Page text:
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Church fights dirty war in Vietnam

HO CHI MINH (UCAN): State media accused the Church in Vietnam of playing dirty pool by attempting to dupe foreign organisations into supporting its observance of International Day for the Environment on August 7 in order to smear the country’s reputation overseas.

The media said that by observing the International Day of Care for the Environment, the Vinh diocese was attempting to cause social disorder by encouraging international criticism to foment internal unrest in Vietnam.

The diocese marked the day with a Mass and a cleanup of garbage in the areas around the parishes, as well as a motor bike rally to draw attention to the dumping of toxic waste in the sea by Formosa Plastics.

The Justice and Peace Commission initiated the event to raise public awareness about environmental protection.

A report on viet24h, a state-run news website, editorialised on the day prior to the Church initiative, “Holding a day for the environment is a conspiracy of (Bishop) Nguyen Thai Hop and his priests to get finance from foreign organisations and individuals.”

It accused the diocese of fighting a dirty war by “inciting and inducing local Catholics to participate in the event in negative ways… to cause social disorder.”

It also accused the Justice and Peace Commission of slandering the government response to marine vandalism in Ha Tinh, where the Taiwanese-built steel plant owned by Formosa Plastics was accused of discharging hundreds of tons of toxic waste into the surrounding waters and soil.

The report quoted the commission as saying, “The disaster has been made worse by the government’s slow reaction and lack of transparency… local people were suffering the consequences for the selfish intentions of government officials.”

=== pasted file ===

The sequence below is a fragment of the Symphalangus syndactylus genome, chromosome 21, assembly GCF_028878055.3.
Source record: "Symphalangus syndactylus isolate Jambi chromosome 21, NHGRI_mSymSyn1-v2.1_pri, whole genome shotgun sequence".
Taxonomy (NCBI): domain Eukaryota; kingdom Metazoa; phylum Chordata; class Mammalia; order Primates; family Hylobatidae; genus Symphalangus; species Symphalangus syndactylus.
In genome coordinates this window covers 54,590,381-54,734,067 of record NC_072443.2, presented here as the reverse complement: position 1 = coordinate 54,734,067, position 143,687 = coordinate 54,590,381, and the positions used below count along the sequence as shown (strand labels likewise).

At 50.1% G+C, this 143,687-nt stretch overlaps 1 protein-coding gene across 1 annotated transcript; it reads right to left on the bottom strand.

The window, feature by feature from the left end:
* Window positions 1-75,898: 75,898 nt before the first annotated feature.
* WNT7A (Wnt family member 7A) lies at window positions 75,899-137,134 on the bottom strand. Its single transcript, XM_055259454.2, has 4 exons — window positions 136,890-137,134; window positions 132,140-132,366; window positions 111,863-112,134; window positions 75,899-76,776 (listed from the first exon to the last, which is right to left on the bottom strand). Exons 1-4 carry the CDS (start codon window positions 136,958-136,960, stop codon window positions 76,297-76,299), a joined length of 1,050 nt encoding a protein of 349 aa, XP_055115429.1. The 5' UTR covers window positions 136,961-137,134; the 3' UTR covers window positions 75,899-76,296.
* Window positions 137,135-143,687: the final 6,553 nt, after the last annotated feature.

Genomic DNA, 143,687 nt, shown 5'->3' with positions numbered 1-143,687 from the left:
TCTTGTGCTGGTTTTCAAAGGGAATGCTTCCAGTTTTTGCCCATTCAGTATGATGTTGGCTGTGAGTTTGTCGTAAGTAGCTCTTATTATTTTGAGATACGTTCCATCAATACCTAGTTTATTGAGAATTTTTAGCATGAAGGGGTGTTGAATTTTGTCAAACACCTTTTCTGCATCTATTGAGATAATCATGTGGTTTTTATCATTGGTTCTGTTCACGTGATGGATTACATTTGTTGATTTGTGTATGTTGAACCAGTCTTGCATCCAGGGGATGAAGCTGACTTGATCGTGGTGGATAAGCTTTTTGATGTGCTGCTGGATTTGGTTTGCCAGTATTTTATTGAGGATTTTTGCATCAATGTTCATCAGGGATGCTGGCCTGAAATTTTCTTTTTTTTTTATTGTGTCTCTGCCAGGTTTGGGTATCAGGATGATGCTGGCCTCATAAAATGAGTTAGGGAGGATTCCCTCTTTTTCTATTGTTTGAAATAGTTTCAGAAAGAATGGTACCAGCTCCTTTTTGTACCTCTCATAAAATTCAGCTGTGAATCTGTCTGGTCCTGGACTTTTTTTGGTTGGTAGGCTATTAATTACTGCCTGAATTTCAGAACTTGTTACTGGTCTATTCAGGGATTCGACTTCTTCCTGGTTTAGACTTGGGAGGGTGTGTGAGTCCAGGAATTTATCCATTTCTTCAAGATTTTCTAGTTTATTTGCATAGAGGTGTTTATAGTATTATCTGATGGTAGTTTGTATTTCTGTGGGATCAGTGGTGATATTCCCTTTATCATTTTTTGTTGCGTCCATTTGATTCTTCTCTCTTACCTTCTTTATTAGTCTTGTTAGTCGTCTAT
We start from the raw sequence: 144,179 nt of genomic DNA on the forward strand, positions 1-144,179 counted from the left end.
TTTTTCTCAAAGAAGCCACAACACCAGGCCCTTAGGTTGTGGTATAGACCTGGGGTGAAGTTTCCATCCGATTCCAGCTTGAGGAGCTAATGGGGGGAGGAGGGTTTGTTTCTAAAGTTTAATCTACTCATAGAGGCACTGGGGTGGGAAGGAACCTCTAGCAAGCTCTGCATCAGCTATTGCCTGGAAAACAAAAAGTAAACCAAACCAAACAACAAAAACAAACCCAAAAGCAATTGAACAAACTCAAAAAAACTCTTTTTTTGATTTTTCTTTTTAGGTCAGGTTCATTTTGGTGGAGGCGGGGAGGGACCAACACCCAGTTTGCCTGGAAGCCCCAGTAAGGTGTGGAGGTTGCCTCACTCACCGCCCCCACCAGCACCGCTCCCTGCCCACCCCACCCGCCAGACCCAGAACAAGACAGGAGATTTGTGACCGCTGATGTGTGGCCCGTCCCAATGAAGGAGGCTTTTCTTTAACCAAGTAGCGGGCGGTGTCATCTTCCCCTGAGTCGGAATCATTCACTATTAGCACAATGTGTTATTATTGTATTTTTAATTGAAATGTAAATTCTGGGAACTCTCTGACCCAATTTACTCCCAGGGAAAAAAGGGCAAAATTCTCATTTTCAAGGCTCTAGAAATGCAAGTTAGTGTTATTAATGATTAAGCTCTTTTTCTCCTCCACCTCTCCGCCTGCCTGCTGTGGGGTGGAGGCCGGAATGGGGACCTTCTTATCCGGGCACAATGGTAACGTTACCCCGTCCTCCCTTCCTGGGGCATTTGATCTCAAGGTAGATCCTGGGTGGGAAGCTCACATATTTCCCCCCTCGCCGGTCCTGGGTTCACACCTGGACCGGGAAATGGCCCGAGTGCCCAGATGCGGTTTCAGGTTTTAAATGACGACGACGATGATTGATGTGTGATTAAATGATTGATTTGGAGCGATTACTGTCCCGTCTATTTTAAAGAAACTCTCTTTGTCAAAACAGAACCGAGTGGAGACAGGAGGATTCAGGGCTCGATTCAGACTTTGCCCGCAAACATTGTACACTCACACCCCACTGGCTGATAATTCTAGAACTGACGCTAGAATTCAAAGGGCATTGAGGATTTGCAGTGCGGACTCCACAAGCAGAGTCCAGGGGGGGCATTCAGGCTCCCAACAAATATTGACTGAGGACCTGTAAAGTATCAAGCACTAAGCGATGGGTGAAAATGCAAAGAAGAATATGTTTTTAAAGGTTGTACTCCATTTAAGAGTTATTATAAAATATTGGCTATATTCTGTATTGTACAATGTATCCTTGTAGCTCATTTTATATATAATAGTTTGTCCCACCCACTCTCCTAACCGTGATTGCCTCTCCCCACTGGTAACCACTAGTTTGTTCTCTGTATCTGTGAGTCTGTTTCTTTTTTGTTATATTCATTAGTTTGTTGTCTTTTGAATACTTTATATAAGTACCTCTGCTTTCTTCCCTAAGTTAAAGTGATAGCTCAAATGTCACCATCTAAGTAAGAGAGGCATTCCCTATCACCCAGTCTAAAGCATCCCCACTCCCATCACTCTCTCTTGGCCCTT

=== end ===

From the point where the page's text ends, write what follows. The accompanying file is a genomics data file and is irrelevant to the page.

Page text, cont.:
This is the second time state-run media has criticised the outspoken Bishop Nguyen and his priests since the ecological maritime disaster in early April.

However, social media told a different story, with strong public criticism of the government media report. Many people said the report showed no understanding of Church social teaching and accused the media portal of lacking patriotism.

“Church leaders work for the common good and have responsibility for the environment and the nation, while government officials try to work for personal interests,” a reader named Diem Hong said.

A rights advocate based in Ho Chi Minh City said that the diocese’s activities on August 7 had three agendas; to “improve the environment after Formosa caused pollution, to raise awareness about environmental protection among communities and help people see the government failure to protect the environment.”

Around 5,000 parishioners from across the diocese travelled in a motorbike convoy to Manh Son parish church near the Formosa plant where they congregated. They held banners declaring, “Close up Formosa. Destroying the environment is a crime.”

Security officials and police were deployed along the route, while authorities cut mobile phone signals to prevent people from contacting one another.

Some 4,000 people from Cua Sot carried a Marian statue around the parish and marched to a local port to pray for the environment, while 700 from Dong Yen parish collected garbage and set fire to it in front of the Formosa Plastic steel plant in Ha Tinh.

Police were deployed in front of the plant’s gate and used fire engines to douse the flames.

On social media many people expressed gratitude to the diocese for leading the dirty war for environmental justice in Vietnam.

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